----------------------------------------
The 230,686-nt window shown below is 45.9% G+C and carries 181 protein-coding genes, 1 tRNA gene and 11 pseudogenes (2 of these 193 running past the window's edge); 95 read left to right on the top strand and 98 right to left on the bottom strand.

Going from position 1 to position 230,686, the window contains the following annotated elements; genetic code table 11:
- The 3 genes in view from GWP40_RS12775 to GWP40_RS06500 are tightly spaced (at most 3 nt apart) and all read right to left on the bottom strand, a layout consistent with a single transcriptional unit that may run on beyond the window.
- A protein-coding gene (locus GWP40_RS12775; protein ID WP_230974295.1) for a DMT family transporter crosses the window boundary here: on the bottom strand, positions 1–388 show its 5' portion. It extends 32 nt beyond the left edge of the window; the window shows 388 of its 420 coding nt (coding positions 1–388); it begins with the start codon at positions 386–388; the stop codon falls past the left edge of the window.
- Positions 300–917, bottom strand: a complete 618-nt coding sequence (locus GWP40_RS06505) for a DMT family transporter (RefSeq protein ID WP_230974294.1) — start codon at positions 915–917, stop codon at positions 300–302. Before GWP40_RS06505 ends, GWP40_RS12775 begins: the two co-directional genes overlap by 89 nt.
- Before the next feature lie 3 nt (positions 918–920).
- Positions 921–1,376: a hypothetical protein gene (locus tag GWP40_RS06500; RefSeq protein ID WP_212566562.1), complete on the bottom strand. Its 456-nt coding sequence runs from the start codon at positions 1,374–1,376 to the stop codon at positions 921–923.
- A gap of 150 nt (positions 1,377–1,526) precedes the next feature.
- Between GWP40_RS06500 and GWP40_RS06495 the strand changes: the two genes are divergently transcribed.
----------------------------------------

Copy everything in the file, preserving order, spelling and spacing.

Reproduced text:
The 230,686-nt window shown below is 45.9% G+C and carries 181 protein-coding genes, 1 tRNA gene and 11 pseudogenes (2 of these 193 running past the window's edge); 95 read left to right on the top strand and 98 right to left on the bottom strand.

Going from position 1 to position 230,686, the window contains the following annotated elements; genetic code table 11:
- The 3 genes in view from GWP40_RS12775 to GWP40_RS06500 are tightly spaced (at most 3 nt apart) and all read right to left on the bottom strand, a layout consistent with a single transcriptional unit that may run on beyond the window.
- A protein-coding gene (locus GWP40_RS12775; protein ID WP_230974295.1) for a DMT family transporter crosses the window boundary here: on the bottom strand, positions 1–388 show its 5' portion. It extends 32 nt beyond the left edge of the window; the window shows 388 of its 420 coding nt (coding positions 1–388); it begins with the start codon at positions 386–388; the stop codon falls past the left edge of the window.
- Positions 300–917, bottom strand: a complete 618-nt coding sequence (locus GWP40_RS06505) for a DMT family transporter (RefSeq protein ID WP_230974294.1) — start codon at positions 915–917, stop codon at positions 300–302. Before GWP40_RS06505 ends, GWP40_RS12775 begins: the two co-directional genes overlap by 89 nt.
- Before the next feature lie 3 nt (positions 918–920).
- Positions 921–1,376: a hypothetical protein gene (locus tag GWP40_RS06500; RefSeq protein ID WP_212566562.1), complete on the bottom strand. Its 456-nt coding sequence runs from the start codon at positions 1,374–1,376 to the stop codon at positions 921–923.
- A gap of 150 nt (positions 1,377–1,526) precedes the next feature.
- Between GWP40_RS06500 and GWP40_RS06495 the strand changes: the two genes are divergently transcribed.